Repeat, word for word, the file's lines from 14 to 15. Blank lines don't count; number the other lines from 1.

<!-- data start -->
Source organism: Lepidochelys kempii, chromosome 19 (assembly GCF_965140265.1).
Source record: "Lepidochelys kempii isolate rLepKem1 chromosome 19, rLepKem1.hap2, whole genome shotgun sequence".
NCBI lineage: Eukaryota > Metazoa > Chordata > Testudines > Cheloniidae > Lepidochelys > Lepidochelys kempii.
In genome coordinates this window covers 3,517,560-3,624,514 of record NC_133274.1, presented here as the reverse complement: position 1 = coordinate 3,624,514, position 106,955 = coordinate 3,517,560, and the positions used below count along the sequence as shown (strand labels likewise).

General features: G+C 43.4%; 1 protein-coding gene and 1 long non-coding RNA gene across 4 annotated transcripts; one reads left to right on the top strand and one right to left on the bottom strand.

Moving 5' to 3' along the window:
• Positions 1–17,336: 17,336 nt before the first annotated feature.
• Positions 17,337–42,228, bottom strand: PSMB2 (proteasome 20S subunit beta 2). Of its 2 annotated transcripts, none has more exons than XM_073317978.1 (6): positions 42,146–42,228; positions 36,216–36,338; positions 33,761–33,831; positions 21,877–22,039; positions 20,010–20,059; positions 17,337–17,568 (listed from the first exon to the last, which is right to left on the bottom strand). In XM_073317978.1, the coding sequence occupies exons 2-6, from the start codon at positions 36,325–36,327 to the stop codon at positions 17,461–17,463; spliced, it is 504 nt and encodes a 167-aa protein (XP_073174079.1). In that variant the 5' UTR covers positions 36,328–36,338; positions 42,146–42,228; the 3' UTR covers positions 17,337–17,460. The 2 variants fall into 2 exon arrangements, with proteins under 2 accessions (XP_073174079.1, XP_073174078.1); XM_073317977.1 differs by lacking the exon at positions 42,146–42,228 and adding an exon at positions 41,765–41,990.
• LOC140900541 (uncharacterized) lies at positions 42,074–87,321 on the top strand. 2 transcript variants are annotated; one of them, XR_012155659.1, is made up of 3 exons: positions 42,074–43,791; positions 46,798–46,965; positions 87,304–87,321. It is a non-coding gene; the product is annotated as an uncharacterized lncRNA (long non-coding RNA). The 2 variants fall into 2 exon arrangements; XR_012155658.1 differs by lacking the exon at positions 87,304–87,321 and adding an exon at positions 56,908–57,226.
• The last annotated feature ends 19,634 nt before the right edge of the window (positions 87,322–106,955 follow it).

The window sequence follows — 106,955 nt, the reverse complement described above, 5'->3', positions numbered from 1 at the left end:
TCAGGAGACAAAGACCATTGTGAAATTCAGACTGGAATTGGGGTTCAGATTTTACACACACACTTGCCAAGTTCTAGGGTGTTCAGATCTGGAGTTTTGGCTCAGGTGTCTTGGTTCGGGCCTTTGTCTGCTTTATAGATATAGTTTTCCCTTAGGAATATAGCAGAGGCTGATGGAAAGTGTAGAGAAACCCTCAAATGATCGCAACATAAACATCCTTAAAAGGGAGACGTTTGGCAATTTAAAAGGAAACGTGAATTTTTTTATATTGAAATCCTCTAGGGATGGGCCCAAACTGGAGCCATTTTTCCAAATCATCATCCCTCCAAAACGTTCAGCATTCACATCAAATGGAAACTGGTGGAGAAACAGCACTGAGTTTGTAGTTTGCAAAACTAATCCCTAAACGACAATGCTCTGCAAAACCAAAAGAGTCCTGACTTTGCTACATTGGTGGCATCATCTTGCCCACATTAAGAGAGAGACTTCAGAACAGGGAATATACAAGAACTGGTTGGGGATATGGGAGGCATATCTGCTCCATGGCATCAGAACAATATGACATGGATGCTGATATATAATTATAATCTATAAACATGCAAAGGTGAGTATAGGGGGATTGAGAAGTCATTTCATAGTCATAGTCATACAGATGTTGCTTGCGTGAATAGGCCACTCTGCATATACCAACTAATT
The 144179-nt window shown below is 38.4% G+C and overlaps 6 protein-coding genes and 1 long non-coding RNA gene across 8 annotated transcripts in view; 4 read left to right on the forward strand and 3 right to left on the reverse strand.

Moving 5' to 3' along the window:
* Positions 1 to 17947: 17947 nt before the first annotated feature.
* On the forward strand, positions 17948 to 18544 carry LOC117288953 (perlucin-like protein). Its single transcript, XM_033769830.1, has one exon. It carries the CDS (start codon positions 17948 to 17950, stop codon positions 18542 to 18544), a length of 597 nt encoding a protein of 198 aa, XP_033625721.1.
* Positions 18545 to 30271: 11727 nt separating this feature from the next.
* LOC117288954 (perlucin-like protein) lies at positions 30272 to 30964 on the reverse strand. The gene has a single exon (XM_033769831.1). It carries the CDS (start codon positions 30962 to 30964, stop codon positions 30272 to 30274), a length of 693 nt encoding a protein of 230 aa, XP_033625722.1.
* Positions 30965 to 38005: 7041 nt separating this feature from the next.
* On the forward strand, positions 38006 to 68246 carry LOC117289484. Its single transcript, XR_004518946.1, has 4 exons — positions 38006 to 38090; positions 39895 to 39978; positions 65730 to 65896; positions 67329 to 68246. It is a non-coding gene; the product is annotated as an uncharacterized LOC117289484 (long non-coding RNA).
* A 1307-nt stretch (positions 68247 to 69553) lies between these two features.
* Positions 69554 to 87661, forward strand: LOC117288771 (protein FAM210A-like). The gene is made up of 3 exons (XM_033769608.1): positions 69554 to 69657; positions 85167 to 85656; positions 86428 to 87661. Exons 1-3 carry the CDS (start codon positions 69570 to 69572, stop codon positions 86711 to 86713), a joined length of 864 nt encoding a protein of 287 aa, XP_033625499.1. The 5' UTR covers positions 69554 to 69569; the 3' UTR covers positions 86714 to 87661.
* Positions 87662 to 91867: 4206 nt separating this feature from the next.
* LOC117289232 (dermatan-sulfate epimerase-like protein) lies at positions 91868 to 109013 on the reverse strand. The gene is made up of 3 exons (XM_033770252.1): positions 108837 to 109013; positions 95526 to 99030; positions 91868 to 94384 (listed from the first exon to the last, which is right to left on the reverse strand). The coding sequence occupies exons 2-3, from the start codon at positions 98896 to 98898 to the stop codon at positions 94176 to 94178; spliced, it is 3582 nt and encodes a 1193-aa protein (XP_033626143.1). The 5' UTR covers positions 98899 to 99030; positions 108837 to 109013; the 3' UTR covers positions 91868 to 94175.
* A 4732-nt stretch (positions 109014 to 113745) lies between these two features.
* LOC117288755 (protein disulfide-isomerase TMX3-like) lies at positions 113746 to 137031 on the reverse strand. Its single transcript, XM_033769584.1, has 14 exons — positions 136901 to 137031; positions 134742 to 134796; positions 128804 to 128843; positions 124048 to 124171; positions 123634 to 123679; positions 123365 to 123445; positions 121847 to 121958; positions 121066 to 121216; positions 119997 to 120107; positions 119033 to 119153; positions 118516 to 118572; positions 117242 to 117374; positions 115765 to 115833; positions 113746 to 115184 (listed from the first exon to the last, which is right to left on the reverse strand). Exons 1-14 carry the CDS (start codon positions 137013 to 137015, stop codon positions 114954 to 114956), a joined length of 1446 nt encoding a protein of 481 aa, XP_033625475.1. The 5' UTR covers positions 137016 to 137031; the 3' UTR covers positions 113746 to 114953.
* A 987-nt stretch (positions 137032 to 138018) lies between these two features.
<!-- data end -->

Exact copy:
Moving 5' to 3' along the window:
* Positions 1 to 17947: 17947 nt before the first annotated feature.